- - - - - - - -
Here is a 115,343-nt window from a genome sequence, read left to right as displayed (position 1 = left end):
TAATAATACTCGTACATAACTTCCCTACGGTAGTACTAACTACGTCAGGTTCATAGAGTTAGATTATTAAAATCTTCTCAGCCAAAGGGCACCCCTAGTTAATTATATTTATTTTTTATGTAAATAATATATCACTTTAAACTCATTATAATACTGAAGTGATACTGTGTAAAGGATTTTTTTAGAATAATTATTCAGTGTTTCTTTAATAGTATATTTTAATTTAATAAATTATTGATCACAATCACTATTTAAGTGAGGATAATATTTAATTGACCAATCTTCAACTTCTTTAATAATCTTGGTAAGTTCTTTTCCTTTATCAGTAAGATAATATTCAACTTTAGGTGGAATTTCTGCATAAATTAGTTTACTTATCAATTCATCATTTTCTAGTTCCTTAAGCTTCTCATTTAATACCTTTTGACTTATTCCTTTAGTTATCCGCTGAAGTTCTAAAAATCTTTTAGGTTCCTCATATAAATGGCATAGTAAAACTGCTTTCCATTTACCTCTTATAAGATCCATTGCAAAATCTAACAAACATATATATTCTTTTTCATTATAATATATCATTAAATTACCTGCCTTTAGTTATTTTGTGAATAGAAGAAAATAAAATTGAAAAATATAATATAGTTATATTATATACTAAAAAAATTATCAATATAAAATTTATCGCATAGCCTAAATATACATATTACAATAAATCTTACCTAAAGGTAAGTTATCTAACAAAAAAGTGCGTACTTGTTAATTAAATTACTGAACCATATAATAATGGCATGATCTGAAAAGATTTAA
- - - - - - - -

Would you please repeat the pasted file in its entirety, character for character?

Here is a 115,343-nt window from a genome sequence, read left to right as displayed (position 1 = left end):
TAATAATACTCGTACATAACTTCCCTACGGTAGTACTAACTACGTCAGGTTCATAGAGTTAGATTATTAAAATCTTCTCAGCCAAAGGGCACCCCTAGTTAATTATATTTATTTTTTATGTAAATAATATATCACTTTAAACTCATTATAATACTGAAGTGATACTGTGTAAAGGATTTTTTTAGAATAATTATTCAGTGTTTCTTTAATAGTATATTTTAATTTAATAAATTATTGATCACAATCACTATTTAAGTGAGGATAATATTTAATTGACCAATCTTCAACTTCTTTAATAATCTTGGTAAGTTCTTTTCCTTTATCAGTAAGATAATATTCAACTTTAGGTGGAATTTCTGCATAAATTAGTTTACTTATCAATTCATCATTTTCTAGTTCCTTAAGCTTCTCATTTAATACCTTTTGACTTATTCCTTTAGTTATCCGCTGAAGTTCTAAAAATCTTTTAGGTTCCTCATATAAATGGCATAGTAAAACTGCTTTCCATTTACCTCTTATAAGATCCATTGCAAAATCTAACAAACATATATATTCTTTTTCATTATAATATATCATTAAATTACCTGCCTTTAGTTATTTTGTGAATAGAAGAAAATAAAATTGAAAAATATAATATAGTTATATTATATACTAAAAAAATTATCAATATAAAATTTATCGCATAGCCTAAATATACATATTACAATAAATCTTACCTAAAGGTAAGTTATCTAACAAAAAAGTGCGTACTTGTTAATTAAATTACTGAACCATATAATAATGGCATGATCTGAAAAGATTTAA